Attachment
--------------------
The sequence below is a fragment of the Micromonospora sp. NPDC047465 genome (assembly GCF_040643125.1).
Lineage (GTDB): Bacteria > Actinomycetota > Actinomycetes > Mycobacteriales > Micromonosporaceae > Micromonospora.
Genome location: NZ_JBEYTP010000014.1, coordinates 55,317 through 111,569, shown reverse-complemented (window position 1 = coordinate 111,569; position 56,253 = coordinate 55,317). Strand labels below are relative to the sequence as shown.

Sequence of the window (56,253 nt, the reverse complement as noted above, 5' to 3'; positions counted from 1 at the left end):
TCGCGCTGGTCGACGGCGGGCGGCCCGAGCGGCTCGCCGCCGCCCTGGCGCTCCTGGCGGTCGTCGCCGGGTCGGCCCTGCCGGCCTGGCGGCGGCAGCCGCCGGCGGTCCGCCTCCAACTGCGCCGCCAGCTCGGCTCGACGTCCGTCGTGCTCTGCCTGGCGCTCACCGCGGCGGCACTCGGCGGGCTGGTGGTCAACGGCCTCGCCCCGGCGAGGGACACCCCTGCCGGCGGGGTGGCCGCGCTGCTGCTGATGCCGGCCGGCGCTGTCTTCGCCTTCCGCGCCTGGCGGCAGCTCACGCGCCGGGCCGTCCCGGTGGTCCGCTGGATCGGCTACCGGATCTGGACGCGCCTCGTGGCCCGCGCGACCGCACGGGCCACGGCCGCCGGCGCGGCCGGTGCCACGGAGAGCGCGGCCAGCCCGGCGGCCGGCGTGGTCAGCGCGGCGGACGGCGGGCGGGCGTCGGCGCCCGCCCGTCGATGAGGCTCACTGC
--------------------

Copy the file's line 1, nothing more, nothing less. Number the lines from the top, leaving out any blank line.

The sequence below is a fragment of the Micromonospora sp. NPDC047465 genome (assembly GCF_040643125.1).